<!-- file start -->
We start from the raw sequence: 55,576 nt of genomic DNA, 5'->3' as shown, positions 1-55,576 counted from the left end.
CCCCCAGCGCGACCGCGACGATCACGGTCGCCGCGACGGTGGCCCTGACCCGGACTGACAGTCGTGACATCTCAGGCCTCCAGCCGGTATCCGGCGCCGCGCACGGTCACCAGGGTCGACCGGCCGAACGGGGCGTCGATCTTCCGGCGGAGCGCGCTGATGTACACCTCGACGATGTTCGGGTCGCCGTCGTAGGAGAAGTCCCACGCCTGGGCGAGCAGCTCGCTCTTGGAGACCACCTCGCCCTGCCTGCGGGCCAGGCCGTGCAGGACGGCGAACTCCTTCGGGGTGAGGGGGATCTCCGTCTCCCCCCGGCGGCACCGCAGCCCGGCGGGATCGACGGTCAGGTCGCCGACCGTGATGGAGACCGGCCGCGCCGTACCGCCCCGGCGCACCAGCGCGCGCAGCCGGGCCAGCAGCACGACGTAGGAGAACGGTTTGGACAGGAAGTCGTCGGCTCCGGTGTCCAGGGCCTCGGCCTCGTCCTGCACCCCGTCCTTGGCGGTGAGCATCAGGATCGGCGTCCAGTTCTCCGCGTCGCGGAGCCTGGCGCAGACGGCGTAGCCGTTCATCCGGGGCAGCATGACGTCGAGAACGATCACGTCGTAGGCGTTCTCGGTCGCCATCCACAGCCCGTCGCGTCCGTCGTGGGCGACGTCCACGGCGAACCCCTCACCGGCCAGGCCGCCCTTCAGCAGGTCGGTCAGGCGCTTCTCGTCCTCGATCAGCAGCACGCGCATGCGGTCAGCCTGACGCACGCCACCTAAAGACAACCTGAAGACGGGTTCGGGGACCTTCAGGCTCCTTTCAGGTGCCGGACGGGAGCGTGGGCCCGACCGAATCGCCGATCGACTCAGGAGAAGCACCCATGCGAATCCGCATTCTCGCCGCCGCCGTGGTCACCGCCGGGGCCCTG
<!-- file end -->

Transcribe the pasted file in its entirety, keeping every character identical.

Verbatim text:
We start from the raw sequence: 55,576 nt of genomic DNA, 5'->3' as shown, positions 1-55,576 counted from the left end.
CCCCCAGCGCGACCGCGACGATCACGGTCGCCGCGACGGTGGCCCTGACCCGGACTGACAGTCGTGACATCTCAGGCCTCCAGCCGGTATCCGGCGCCGCGCACGGTCACCAGGGTCGACCGGCCGAACGGGGCGTCGATCTTCCGGCGGAGCGCGCTGATGTACACCTCGACGATGTTCGGGTCGCCGTCGTAGGAGAAGTCCCACGCCTGGGCGAGCAGCTCGCTCTTGGAGACCACCTCGCCCTGCCTGCGGGCCAGGCCGTGCAGGACGGCGAACTCCTTCGGGGTGAGGGGGATCTCCGTCTCCCCCCGGCGGCACCGCAGCCCGGCGGGATCGACGGTCAGGTCGCCGACCGTGATGGAGACCGGCCGCGCCGTACCGCCCCGGCGCACCAGCGCGCGCAGCCGGGCCAGCAGCACGACGTAGGAGAACGGTTTGGACAGGAAGTCGTCGGCTCCGGTGTCCAGGGCCTCGGCCTCGTCCTGCACCCCGTCCTTGGCGGTGAGCATCAGGATCGGCGTCCAGTTCTCCGCGTCGCGGAGCCTGGCGCAGACGGCGTAGCCGTTCATCCGGGGCAGCATGACGTCGAGAACGATCACGTCGTAGGCGTTCTCGGTCGCCATCCACAGCCCGTCGCGTCCGTCGTGGGCGACGTCCACGGCGAACCCCTCACCGGCCAGGCCGCCCTTCAGCAGGTCGGTCAGGCGCTTCTCGTCCTCGATCAGCAGCACGCGCATGCGGTCAGCCTGACGCACGCCACCTAAAGACAACCTGAAGACGGGTTCGGGGACCTTCAGGCTCCTTTCAGGTGCCGGACGGGAGCGTGGGCCCGACCGAATCGCCGATCGACTCAGGAGAAGCACCCATGCGAATCCGCATTCTCGCCGCCGCCGTGGTCACCGCCGGGGCCCTG